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gbjj gbjj is offline
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09-01-2016, 11:29 AM
 
So as an older guy (>50), and never really a true runner I feel like I'm swimming uphill; nonetheless, I have been really focused on learning to run well. I'm doing this mainly for 2 reasons.

#1: I am required to perform a PT test for the Military at least once a year and i would like to do extremely well at it.

Granted, it's only a 1.5 miles and I really only need to do it around 14 minutes and I do, but that's really only because I never run at all, and when it comes time to perform the run I just fake it. My ultimate goal in this is to get to the point where I can get this to <10 Minutes. I'm taking it in baby steps, this year I want to be no more than 12 Minutes ( 8 Minute Mile pace ) which seems quite doable based on my latest practice, although I can't sustain the pace at this point but with my current practice schedule I think I'll get there.

#2: I really want to be a runner and be good at it and enjoy it. I have no desire to run long distances, but I want the ability to enjoy running without feeling beat up.

So I said all that to say this. I Have been slowly working up my running skills (Trying the POSE method) by just running 1 minute in good form, then walking, ( Rinse wash and repeat) in the hopes of eventually running solid for 20-30 minutes then work heavy on speed.

I'm running 3 times per week, and I'm wondering how everyone is integrating their lower body workouts, what they are doing, when they are doing it etc..etc..etc..

Any help is appreciated.
Thanks
-Jon
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isodude isodude is offline
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09-02-2016, 08:06 AM
 
The method I use (pretty much the Pose method), really increased my ability to run more than I expected. I just trusted what I was learning about foot-strike, cadence, etc. The next thing you know, I am flying....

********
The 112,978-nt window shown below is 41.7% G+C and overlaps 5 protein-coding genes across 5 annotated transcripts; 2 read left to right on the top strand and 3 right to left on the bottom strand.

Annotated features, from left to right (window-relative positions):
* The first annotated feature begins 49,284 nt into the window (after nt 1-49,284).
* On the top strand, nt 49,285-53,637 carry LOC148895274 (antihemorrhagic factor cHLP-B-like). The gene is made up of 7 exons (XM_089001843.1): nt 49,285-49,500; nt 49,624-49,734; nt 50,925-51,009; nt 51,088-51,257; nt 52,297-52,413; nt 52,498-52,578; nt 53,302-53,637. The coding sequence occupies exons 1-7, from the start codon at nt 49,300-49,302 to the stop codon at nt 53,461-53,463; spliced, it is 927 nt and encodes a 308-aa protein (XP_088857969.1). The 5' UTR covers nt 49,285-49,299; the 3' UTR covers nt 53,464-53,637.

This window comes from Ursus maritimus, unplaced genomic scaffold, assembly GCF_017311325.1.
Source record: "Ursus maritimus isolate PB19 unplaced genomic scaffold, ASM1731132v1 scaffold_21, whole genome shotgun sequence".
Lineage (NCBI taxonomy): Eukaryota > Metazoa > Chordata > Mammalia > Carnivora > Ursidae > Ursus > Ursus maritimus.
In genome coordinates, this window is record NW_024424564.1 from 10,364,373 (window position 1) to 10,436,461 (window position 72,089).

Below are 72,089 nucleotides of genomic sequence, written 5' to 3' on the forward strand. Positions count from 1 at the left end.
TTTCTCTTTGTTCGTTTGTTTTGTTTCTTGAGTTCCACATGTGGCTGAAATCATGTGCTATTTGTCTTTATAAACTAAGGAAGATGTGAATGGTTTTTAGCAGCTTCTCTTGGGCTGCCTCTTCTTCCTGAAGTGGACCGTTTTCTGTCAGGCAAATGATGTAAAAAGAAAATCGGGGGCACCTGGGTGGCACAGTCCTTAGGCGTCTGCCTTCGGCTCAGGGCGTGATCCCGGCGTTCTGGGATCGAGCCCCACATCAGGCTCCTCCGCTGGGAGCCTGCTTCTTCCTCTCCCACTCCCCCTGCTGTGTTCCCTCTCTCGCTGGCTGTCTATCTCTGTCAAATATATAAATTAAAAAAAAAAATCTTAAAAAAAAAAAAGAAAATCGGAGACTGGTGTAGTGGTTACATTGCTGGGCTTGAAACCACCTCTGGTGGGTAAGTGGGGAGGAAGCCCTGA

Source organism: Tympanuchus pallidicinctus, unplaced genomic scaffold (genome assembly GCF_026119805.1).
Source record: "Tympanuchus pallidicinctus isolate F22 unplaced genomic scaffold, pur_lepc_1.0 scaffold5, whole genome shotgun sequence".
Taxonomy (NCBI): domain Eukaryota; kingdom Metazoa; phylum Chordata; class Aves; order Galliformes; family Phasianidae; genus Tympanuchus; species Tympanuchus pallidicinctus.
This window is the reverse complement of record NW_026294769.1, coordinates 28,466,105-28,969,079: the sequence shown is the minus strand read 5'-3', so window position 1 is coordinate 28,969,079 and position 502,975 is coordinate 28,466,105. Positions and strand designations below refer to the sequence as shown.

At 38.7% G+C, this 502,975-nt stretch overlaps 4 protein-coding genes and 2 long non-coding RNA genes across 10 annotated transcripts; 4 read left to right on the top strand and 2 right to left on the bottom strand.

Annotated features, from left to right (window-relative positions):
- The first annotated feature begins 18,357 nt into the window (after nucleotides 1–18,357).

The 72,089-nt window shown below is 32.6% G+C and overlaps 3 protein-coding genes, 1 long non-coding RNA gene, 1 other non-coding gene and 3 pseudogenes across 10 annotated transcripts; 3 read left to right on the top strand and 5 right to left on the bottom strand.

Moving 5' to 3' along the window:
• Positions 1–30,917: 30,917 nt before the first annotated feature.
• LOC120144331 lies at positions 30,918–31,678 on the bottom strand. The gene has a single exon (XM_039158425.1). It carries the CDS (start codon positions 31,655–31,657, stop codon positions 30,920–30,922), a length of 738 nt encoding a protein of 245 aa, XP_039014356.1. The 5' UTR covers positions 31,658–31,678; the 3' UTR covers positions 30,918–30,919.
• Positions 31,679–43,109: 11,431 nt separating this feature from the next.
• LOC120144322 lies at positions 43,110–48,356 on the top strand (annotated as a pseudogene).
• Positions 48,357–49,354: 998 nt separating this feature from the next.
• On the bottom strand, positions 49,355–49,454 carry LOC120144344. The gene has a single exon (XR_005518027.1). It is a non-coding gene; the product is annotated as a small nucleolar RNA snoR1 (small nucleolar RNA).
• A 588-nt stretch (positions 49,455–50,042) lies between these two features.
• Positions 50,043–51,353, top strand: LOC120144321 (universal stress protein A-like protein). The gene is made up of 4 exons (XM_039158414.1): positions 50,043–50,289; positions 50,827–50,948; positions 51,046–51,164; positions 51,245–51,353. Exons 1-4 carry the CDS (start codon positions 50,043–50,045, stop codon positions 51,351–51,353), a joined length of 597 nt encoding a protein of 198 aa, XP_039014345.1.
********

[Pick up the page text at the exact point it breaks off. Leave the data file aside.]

Today I run 1.5 at an average of 9-10 min. I could go faster, but my challenge is the hilly terrain where I run. To get to this point, I really didn't pay much attention to my times. In fact, I never felt like I was really running that fast at all, but when I look at the clock and my GPS, the tale was much different.

This is all I have done (I am 39): If I were you, I would lose the shoes (I know there are counter arguments to this, but this is my experience and my belief) so that I am not running on my heels. I got rid of my watch (except for about twice per month. Finally, plan to ENJOY myself when I go. Fast or slow, doesn't matter...I just go and enjoy the wind.

It sounds hokey, I know, but I'm not a coach either...I just run in the same mindset that all other methods of exercise are prescribed here. Hope that helps....
 
 
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09-02-2016, 08:24 AM
 
Quote:
Originally Posted by isodude View Post
If I were you, I would lose the shoes (I know there are counter arguments to this, but this is my experience and my belief) so that I am not running on my heels. ....
Hey ISO,
Thanks for the advice, I've though quite a lot about an effective way to ensure that I'm not heel striking, I imagine myself (when I'm running) to picture what I would run like without my shoes on. I may give that a try and see how it plays out. Did you do this in the beginning to train yourself, or do you do this all the time now?

Where I run in the mornings requires shoes, I could probably lose them here and there. If I do give it a try I'll post my results good or bad.